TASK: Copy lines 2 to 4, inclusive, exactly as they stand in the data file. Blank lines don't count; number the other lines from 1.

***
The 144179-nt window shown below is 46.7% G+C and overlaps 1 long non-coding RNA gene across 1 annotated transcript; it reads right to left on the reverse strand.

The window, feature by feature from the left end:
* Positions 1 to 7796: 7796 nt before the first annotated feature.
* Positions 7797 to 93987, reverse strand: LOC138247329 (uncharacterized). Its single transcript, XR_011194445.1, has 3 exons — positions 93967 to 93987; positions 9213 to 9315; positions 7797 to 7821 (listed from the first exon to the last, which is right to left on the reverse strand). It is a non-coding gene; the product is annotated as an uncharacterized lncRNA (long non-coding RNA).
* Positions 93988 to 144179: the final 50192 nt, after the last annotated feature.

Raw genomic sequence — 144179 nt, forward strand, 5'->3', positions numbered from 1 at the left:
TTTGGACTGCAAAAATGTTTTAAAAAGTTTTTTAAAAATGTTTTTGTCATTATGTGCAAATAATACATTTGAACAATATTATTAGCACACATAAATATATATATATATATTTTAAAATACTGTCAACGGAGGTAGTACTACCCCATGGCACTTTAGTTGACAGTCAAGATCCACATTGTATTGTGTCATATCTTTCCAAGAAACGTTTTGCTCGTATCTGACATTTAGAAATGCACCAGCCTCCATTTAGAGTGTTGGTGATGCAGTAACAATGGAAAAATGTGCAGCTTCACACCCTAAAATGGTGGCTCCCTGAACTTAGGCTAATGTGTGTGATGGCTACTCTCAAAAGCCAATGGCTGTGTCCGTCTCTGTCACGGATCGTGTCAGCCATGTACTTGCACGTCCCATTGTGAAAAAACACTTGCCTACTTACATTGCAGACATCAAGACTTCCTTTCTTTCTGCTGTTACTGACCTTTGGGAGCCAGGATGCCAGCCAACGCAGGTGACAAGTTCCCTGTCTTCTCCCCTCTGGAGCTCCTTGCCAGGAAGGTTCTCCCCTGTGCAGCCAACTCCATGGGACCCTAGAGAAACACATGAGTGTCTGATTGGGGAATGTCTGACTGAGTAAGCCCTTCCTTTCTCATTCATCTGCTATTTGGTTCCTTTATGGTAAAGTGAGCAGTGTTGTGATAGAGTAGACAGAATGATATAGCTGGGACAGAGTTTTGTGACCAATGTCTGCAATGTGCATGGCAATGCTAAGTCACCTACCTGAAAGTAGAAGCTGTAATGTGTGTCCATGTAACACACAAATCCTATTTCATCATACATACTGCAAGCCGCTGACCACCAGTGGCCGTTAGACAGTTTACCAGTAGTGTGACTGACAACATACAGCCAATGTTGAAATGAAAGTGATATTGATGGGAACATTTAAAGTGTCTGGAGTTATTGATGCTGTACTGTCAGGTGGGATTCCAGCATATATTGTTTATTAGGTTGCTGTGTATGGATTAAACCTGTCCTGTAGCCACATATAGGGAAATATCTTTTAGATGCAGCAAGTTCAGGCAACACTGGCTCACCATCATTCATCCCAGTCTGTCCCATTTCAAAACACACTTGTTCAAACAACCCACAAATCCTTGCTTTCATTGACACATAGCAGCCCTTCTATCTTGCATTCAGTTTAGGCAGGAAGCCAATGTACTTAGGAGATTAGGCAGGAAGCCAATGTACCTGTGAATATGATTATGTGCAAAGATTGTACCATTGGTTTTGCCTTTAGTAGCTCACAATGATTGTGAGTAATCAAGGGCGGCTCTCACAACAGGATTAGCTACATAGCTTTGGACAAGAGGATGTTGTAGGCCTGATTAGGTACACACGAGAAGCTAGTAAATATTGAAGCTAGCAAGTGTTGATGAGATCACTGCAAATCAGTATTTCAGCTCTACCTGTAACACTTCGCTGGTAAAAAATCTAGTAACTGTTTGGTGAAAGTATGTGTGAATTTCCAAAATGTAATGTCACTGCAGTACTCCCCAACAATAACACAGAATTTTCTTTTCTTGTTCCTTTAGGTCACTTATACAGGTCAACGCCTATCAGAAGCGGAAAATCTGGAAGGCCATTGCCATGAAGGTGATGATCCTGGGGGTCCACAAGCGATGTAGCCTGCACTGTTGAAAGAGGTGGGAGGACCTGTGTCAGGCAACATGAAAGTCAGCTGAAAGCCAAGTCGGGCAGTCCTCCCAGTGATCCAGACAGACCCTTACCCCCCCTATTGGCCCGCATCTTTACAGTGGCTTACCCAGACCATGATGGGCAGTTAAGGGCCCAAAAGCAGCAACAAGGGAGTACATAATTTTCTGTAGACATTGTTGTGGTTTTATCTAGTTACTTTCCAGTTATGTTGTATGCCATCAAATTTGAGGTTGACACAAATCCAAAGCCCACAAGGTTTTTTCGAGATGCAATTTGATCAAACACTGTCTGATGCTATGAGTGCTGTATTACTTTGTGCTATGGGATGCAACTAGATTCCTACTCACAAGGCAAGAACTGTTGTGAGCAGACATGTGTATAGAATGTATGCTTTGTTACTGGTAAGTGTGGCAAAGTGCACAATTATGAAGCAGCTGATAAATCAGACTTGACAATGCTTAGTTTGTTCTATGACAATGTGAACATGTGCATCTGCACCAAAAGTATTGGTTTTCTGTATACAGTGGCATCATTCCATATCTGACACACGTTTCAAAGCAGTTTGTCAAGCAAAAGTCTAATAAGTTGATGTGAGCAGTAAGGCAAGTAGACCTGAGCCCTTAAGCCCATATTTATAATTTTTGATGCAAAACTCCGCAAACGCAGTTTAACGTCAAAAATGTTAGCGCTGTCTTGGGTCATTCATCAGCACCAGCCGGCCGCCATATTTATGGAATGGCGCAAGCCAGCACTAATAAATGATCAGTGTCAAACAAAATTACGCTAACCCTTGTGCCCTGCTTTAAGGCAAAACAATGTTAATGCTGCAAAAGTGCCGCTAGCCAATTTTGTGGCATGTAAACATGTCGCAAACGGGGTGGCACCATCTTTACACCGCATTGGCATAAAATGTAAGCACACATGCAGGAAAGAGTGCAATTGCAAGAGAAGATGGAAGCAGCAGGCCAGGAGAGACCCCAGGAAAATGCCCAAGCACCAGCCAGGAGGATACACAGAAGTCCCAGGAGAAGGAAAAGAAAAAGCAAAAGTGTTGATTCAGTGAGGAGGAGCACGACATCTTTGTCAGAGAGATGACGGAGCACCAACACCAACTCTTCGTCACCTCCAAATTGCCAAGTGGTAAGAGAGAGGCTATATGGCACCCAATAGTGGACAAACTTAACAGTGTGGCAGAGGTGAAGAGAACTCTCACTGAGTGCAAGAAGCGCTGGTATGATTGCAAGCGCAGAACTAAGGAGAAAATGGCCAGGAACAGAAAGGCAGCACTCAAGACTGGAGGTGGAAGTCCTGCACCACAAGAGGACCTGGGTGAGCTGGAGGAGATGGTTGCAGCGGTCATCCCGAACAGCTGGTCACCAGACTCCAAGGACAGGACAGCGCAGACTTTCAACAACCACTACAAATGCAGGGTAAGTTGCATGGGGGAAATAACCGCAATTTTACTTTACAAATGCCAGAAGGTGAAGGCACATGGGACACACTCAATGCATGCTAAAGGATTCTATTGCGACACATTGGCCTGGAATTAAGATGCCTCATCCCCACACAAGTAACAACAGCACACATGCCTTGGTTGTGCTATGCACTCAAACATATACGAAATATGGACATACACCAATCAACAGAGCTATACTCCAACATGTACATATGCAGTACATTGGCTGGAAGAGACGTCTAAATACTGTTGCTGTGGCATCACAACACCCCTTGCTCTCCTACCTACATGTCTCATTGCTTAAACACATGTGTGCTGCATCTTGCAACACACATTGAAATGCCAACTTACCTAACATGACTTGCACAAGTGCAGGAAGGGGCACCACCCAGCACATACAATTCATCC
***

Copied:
The window, feature by feature from the left end:
* Positions 1 to 7796: 7796 nt before the first annotated feature.
* Positions 7797 to 93987, reverse strand: LOC138247329 (uncharacterized). Its single transcript, XR_011194445.1, has 3 exons — positions 93967 to 93987; positions 9213 to 9315; positions 7797 to 7821 (listed from the first exon to the last, which is right to left on the reverse strand). It is a non-coding gene; the product is annotated as an uncharacterized lncRNA (long non-coding RNA).